The following is extracted from a paper I wrote and presented at the Council for Social Work Education in February, 2006. It will be republished in another journal.
But briefly, and I'm sorry, a bit scholarly, here's a summary:
Feminist writers trace the history of perpetrator motivation to a patriarchal society that assigns females a status as property without rights. As property, they had no right to object to their treatment.
Sociologists have discussed women as objects, commodities to be bought or stolen—the pornographication of women, a process by which men relate to women as pornea, a Greek word for whores.
This perception of a woman’s body as property or a commodity is grounded not just historically, but in contemporary metaphors, language, and common slang for sex. Like:
Sex is a hunt, a conquest: I’m going to go out and get a piece of ass.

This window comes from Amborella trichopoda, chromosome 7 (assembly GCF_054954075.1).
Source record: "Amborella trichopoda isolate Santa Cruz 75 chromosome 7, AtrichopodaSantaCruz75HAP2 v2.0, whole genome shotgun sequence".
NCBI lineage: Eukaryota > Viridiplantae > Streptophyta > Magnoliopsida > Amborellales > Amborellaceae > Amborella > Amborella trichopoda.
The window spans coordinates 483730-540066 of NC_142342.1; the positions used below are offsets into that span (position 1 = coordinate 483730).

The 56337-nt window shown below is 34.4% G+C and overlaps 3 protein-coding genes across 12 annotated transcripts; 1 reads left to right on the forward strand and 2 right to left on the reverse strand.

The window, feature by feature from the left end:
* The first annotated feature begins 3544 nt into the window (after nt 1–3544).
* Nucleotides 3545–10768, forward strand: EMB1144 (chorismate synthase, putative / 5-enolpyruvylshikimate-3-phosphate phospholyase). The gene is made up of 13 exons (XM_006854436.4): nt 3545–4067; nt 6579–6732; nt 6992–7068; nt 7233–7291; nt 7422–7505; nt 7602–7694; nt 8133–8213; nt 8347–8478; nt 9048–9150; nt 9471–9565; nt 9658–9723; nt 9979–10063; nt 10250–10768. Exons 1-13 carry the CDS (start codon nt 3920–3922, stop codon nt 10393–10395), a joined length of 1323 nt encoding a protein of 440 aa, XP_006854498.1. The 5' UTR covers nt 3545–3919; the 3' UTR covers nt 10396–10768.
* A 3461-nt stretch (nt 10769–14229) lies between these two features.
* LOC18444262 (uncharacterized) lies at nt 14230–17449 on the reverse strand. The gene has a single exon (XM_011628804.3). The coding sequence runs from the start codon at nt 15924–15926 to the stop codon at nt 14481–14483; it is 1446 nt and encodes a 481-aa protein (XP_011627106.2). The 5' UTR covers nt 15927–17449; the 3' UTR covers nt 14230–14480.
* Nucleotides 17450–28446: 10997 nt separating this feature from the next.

Sex is instruction: I know how to show a woman a good time.
A review of the literature into the etiology of rape indicates that overall, men who rape have rape supportive attitudes, misinterpret social clues, and blame the victim.
Younger offenders learn from their families, peers, or the media that their role in a relationship is to take the initiative in sexual relationships. This is called the dominance theory.
Studies find significant associations between beliefs in rape myths and acquaintance rape, i.e:
Men think women want sex but are not comfortable asking, which justifies their force
Nice girls don't dress provocatively or use alcohol. Bad girls, girls who want sex, do and deserve to be raped.
Cross-sectional studies of male college students find significant correlations between having committed acquaintance rape and having hostile attitudes towards women.
In one study students who raped acquaintances also reported accepting domestic violence, an attitude uncharacteristic of students who did not rape.
Stranger rapes, conversely, have been found to be characteristic of serious psychopathology—extreme anger, a need for power and control, and sadism.
They have feelings emptiness, worthlessness, insecurity, loneliness, depression, suicidal and homicidal ideation, and desperation.
And no empathy, obviously. They have few friends, and most came from disengaged families.
I'll let you know when the rest is published and where to look.
Copyright 2006, Therapy Doc